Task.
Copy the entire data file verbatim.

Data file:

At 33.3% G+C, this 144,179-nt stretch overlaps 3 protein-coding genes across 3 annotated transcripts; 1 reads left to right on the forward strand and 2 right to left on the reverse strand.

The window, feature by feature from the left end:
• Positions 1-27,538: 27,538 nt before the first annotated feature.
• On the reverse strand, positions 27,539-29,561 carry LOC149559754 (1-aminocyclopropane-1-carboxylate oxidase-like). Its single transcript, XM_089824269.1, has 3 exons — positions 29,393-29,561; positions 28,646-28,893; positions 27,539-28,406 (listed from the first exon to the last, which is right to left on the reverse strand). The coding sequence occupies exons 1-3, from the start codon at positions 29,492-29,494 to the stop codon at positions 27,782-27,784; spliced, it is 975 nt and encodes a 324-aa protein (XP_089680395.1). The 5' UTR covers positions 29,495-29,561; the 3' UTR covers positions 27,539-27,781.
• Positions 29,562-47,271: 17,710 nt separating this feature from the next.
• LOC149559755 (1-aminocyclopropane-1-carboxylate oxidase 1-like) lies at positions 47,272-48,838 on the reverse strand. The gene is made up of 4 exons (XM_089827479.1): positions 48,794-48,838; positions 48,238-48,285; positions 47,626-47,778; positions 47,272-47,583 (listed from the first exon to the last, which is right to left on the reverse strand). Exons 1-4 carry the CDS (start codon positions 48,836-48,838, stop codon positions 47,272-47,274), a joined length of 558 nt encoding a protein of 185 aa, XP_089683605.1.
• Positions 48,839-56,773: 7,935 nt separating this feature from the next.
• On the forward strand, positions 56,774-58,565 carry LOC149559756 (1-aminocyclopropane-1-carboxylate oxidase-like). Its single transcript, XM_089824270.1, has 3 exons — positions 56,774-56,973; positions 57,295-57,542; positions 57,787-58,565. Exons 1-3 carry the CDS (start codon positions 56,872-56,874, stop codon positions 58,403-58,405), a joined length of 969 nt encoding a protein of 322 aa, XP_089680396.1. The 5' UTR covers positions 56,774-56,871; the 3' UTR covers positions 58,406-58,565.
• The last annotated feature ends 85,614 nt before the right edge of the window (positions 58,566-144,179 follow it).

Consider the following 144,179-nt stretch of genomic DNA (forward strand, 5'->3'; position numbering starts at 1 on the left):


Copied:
At 33.3% G+C, this 144,179-nt stretch overlaps 3 protein-coding genes across 3 annotated transcripts; 1 reads left to right on the forward strand and 2 right to left on the reverse strand.

The window, feature by feature from the left end:
• Positions 1-27,538: 27,538 nt before the first annotated feature.
• On the reverse strand, positions 27,539-29,561 carry LOC149559754 (1-aminocyclopropane-1-carboxylate oxidase-like). Its single transcript, XM_089824269.1, has 3 exons — positions 29,393-29,561; positions 28,646-28,893; positions 27,539-28,406 (listed from the first exon to the last, which is right to left on the reverse strand). The coding sequence occupies exons 1-3, from the start codon at positions 29,492-29,494 to the stop codon at positions 27,782-27,784; spliced, it is 975 nt and encodes a 324-aa protein (XP_089680395.1). The 5' UTR covers positions 29,495-29,561; the 3' UTR covers positions 27,539-27,781.
• Positions 29,562-47,271: 17,710 nt separating this feature from the next.
• LOC149559755 (1-aminocyclopropane-1-carboxylate oxidase 1-like) lies at positions 47,272-48,838 on the reverse strand. The gene is made up of 4 exons (XM_089827479.1): positions 48,794-48,838; positions 48,238-48,285; positions 47,626-47,778; positions 47,272-47,583 (listed from the first exon to the last, which is right to left on the reverse strand). Exons 1-4 carry the CDS (start codon positions 48,836-48,838, stop codon positions 47,272-47,274), a joined length of 558 nt encoding a protein of 185 aa, XP_089683605.1.
• Positions 48,839-56,773: 7,935 nt separating this feature from the next.
• On the forward strand, positions 56,774-58,565 carry LOC149559756 (1-aminocyclopropane-1-carboxylate oxidase-like). Its single transcript, XM_089824270.1, has 3 exons — positions 56,774-56,973; positions 57,295-57,542; positions 57,787-58,565. Exons 1-3 carry the CDS (start codon positions 56,872-56,874, stop codon positions 58,403-58,405), a joined length of 969 nt encoding a protein of 322 aa, XP_089680396.1. The 5' UTR covers positions 56,774-56,871; the 3' UTR covers positions 58,406-58,565.
• The last annotated feature ends 85,614 nt before the right edge of the window (positions 58,566-144,179 follow it).

Consider the following 144,179-nt stretch of genomic DNA (forward strand, 5'->3'; position numbering starts at 1 on the left):